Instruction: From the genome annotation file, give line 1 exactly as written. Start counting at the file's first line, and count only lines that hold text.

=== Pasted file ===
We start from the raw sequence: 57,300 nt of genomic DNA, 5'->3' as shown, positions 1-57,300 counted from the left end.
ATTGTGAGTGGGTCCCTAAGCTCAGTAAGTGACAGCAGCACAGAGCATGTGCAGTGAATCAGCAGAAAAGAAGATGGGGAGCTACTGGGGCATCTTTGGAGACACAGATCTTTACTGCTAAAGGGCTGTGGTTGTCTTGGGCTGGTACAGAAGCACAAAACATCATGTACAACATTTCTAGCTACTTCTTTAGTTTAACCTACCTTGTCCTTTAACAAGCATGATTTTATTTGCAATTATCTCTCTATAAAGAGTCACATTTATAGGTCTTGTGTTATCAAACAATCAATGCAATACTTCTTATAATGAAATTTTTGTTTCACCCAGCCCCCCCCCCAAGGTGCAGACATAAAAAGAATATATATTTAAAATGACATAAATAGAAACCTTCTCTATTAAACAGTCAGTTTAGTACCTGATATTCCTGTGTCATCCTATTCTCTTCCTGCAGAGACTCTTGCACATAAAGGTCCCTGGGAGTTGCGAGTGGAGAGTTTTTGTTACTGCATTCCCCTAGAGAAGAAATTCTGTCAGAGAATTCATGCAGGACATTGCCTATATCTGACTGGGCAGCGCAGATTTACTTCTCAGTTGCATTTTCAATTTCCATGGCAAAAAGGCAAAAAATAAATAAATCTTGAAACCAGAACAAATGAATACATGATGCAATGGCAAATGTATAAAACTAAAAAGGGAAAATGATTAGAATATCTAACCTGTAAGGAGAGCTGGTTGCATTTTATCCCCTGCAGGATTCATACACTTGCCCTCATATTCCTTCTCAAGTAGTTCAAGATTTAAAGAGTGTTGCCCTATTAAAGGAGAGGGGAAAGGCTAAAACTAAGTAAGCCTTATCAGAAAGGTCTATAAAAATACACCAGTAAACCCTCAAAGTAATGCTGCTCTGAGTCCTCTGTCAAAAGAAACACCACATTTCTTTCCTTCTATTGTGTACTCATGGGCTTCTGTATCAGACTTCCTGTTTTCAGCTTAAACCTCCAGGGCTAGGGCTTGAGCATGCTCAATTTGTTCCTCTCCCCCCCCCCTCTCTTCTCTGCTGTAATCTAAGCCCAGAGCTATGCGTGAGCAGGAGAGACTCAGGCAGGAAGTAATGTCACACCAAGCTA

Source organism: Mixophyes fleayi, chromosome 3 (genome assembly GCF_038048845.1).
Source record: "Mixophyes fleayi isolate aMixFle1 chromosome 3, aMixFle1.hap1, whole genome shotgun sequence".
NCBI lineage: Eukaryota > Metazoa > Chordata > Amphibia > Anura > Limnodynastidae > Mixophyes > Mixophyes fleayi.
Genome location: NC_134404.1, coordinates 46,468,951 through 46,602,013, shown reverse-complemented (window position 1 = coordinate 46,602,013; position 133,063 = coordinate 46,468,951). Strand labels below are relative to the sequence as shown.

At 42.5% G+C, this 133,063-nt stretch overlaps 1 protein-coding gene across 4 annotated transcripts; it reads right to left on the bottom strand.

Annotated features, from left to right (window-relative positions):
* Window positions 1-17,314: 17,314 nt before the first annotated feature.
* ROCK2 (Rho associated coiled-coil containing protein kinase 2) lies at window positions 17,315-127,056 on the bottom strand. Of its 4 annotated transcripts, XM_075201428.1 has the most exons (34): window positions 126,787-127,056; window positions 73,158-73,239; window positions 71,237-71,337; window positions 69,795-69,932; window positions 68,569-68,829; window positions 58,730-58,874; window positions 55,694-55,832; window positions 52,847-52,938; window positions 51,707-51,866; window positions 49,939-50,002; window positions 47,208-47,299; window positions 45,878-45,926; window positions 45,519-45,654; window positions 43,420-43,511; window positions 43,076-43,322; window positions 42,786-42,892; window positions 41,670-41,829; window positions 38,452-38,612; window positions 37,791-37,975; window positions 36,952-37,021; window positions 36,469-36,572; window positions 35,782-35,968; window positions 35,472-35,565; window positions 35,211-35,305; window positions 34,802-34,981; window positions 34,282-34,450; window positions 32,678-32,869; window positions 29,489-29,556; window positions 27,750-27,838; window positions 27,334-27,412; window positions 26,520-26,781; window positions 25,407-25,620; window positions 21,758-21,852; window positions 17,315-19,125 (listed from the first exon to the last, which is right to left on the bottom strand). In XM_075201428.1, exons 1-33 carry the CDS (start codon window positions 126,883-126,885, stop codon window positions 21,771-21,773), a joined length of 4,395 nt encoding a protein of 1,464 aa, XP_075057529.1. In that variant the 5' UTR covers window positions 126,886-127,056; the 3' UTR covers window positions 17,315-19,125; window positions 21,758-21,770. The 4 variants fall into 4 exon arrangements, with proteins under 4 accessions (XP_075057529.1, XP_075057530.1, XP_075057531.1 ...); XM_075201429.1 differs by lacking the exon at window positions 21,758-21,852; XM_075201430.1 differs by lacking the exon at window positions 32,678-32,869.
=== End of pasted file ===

We start from the raw sequence: 57,300 nt of genomic DNA, 5'->3' as shown, positions 1-57,300 counted from the left end.